Yes, NFL teams desperately need franchise QBs. Still, after years of cautionary tales like Daniel Jones, Mitchell Trubisky, Jared Goff, Jameis Winston, Blake Bortles, and EJ Manuel, you’d think the powers that be in pro football have smartened up.

Or at least enough that three of the top six teams picking in the 2022 NFL Draft won’t make the same mistakes.

Possible trades are still out there

In addition to the question marks surrounding the 2022 NFL Draft class at the quarterback position, there is another reason why QBs won’t fly off the board early in this year’s draft. That’s because there are still plenty of veteran options out there that teams can turn to.

After an offseason that has already seen an unprecedented number of high-profile quarterback trades (Russell Wilson, Carson Wentz, Deshaun Watson, Matt Ryan), free-agent signings (Mitchell Trubisky, Marcus Mariota), and non/un-retirements (Aaron Rodgers, Tom Brady), there are still more dominoes to fall.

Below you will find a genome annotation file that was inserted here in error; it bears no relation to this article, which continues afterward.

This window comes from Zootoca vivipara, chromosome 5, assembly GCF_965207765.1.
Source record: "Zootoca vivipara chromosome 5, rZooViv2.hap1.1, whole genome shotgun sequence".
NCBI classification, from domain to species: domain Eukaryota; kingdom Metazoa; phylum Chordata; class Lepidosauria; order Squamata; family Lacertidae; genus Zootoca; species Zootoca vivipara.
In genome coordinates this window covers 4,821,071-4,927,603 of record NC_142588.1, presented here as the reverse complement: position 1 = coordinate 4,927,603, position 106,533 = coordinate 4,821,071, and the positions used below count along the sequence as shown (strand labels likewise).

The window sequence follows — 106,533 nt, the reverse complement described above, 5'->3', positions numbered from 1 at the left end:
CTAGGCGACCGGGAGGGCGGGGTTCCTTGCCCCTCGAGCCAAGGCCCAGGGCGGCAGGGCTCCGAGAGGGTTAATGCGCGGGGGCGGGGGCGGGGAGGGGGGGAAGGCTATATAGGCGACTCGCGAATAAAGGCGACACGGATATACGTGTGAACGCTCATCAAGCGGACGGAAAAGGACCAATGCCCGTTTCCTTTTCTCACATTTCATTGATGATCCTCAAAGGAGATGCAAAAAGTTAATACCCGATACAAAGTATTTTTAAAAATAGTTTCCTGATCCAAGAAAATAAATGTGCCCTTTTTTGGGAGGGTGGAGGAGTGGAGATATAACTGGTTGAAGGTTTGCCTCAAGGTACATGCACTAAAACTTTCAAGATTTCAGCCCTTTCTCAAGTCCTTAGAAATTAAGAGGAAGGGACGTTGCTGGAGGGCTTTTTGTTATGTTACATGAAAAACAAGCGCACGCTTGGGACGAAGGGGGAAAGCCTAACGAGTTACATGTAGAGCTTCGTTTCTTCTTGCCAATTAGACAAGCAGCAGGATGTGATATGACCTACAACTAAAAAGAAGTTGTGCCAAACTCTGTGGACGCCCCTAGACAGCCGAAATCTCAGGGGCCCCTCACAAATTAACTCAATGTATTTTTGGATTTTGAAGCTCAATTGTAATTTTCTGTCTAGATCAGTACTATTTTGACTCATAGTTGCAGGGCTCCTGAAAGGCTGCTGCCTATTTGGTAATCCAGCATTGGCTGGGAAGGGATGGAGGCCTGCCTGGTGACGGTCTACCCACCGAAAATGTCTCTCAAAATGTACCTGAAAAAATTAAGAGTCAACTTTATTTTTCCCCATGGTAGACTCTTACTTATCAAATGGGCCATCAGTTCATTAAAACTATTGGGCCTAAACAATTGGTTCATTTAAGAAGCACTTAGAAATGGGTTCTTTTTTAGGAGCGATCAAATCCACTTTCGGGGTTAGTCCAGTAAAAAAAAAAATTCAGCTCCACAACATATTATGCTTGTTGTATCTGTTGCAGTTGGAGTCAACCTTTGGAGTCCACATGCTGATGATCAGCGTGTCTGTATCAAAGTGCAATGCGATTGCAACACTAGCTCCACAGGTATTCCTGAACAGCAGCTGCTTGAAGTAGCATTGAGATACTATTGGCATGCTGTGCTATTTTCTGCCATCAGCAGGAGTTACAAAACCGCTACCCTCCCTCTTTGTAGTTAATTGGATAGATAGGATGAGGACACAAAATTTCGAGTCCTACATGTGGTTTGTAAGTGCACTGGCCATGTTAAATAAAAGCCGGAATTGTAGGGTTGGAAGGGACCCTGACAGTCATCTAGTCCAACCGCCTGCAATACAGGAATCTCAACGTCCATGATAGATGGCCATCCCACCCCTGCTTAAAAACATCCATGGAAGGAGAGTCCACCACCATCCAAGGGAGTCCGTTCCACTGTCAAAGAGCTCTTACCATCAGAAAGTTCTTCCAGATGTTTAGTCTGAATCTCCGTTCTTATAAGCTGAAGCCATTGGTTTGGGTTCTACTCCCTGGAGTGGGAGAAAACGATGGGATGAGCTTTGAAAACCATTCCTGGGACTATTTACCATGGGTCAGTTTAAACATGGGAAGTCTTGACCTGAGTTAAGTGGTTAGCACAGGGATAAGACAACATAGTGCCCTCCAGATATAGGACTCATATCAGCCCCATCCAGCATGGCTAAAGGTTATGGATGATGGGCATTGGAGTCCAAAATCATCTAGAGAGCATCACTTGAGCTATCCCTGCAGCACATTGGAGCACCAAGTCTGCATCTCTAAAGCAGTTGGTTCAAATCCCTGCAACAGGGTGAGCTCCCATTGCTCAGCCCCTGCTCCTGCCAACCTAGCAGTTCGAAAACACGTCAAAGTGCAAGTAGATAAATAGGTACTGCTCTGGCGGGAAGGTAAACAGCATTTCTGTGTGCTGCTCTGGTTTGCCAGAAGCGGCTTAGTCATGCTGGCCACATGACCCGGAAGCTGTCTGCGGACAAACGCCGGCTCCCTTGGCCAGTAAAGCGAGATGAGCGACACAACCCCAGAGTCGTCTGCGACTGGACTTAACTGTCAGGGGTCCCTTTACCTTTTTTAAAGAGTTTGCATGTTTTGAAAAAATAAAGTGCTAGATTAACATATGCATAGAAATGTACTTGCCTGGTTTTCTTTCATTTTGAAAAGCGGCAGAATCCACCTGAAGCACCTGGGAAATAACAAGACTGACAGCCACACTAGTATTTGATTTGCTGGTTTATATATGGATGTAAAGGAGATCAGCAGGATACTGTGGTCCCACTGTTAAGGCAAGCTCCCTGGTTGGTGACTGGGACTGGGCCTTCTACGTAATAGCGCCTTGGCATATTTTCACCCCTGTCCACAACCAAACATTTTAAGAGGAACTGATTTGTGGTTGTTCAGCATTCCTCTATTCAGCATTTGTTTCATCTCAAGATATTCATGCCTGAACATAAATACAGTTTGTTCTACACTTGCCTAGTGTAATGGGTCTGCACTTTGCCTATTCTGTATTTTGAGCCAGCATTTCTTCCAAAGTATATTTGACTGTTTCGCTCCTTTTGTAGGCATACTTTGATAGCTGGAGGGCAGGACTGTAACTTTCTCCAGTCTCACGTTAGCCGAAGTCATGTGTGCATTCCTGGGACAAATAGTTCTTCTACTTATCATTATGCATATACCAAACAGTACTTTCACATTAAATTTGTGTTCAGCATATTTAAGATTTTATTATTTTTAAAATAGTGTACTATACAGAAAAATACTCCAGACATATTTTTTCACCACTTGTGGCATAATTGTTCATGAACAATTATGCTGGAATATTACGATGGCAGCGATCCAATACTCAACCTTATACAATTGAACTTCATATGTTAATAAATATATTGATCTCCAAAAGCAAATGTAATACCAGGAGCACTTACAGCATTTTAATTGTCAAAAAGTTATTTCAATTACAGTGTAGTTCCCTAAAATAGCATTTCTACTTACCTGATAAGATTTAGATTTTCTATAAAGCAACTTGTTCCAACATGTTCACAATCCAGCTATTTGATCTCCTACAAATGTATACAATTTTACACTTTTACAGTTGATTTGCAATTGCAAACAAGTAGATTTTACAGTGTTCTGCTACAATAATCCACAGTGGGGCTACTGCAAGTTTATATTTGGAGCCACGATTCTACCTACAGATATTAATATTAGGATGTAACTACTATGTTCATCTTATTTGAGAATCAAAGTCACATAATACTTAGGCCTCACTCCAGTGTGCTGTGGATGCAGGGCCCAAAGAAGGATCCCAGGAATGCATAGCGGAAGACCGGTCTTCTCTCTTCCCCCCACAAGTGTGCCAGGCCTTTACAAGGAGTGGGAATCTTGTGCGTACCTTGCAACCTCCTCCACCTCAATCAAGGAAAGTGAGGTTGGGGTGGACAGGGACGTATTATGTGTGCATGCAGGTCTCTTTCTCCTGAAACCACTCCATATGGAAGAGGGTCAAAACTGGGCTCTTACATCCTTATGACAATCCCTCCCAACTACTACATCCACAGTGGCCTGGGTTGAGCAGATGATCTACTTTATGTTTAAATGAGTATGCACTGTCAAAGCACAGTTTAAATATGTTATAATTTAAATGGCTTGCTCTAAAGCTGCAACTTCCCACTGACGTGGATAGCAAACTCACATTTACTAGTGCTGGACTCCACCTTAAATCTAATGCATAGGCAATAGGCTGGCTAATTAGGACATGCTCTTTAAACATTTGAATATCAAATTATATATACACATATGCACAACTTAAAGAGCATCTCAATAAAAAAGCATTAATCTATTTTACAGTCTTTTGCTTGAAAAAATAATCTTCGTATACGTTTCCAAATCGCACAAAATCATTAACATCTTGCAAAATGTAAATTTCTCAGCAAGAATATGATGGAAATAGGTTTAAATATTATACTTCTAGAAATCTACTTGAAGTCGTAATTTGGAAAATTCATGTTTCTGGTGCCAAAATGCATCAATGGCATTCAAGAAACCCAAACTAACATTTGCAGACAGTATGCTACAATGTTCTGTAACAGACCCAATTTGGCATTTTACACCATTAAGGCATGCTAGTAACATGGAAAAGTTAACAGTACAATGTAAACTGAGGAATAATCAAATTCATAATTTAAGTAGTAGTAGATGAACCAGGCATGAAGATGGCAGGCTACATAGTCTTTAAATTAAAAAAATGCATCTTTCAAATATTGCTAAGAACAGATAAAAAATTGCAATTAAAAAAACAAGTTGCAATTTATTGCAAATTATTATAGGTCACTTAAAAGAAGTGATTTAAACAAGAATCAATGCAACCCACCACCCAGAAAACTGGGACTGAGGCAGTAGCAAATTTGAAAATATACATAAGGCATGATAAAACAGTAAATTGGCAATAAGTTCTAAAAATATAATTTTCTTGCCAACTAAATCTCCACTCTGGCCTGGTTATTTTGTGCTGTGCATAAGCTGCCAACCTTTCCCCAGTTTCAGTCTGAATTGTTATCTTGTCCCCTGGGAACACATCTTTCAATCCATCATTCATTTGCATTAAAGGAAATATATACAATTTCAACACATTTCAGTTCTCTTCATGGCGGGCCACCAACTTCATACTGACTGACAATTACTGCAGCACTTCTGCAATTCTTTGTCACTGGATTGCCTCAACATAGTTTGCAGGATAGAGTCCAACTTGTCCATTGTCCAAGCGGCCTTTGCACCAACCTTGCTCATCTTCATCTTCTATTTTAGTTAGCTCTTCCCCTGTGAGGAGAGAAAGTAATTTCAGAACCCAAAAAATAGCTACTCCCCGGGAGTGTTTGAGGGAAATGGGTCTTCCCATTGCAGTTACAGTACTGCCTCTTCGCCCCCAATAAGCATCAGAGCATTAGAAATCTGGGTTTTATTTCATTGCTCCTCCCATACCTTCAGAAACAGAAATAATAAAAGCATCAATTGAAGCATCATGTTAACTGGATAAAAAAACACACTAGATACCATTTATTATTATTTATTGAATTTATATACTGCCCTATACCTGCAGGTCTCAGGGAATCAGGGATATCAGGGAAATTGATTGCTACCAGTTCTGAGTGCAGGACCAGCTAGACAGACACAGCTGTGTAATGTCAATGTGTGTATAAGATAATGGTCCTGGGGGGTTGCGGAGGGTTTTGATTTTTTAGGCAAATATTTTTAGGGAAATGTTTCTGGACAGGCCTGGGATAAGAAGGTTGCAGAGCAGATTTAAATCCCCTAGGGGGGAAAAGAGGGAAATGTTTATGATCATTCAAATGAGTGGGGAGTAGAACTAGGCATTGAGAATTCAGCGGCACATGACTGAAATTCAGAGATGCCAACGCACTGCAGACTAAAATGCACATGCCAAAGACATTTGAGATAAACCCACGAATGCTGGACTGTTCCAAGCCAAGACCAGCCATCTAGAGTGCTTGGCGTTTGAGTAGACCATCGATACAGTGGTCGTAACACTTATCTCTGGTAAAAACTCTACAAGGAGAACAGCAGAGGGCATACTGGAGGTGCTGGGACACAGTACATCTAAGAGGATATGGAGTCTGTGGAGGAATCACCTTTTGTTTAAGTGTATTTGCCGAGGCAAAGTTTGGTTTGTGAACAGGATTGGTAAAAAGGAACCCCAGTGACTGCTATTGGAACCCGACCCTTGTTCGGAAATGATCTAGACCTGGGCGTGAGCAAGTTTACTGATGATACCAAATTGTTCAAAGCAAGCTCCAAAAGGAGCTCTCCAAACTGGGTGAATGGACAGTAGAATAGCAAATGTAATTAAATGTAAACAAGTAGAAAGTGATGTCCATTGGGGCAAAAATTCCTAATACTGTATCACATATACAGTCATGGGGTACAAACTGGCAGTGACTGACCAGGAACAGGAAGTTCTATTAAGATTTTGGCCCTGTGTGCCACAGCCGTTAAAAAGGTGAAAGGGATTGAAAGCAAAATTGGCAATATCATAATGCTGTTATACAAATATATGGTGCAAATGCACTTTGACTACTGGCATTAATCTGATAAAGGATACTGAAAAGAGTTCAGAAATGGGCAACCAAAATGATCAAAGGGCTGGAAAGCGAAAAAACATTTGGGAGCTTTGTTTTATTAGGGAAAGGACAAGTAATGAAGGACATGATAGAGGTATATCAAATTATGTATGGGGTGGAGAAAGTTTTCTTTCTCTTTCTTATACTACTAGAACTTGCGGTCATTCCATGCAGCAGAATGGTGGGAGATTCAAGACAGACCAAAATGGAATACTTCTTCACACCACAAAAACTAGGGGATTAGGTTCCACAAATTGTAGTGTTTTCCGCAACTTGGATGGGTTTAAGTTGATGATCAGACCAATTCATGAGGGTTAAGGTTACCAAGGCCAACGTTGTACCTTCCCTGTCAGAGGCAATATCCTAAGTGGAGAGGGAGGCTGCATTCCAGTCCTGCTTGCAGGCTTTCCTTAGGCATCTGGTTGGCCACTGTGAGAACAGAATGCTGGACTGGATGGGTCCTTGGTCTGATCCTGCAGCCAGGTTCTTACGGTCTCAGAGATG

The free-agent passer market is getting slim. Ryan Fitzpatrick, Cam Newton, Andy Dalton, and Geno Smith are the last unsigned signal-callers who could conceivably start in 2022.

That said, there are still more QB trades on the horizon.

There’s a good chance that the Cleveland Browns will still ship Baker Mayfield out, and the San Francisco 49ers can still pull the trigger on a Jimmy Garoppolo trade as well. The Lions, Falcons, and Panthers can all consider those options, as could the Houston Texans with pick Nos. 3 and 13 Seattle Seahawks at No. 9, the Philadelphia Eagles at Nos. 15 and 16, or the New Orleans Saints at No. 18.

Usually, the NFL draft presents teams with one last chance to get a starting QB for the upcoming season. This year, that’s not the case, which means teams will be less likely to reach for a problematic passer.

Then again, NFL teams do extreme things to find their franchise QB. So, if Chad Reuter is correct, it would be a shock, but it wouldn’t come as a total surprise.

All stats courtesy of Pro Football Reference and Sports Reference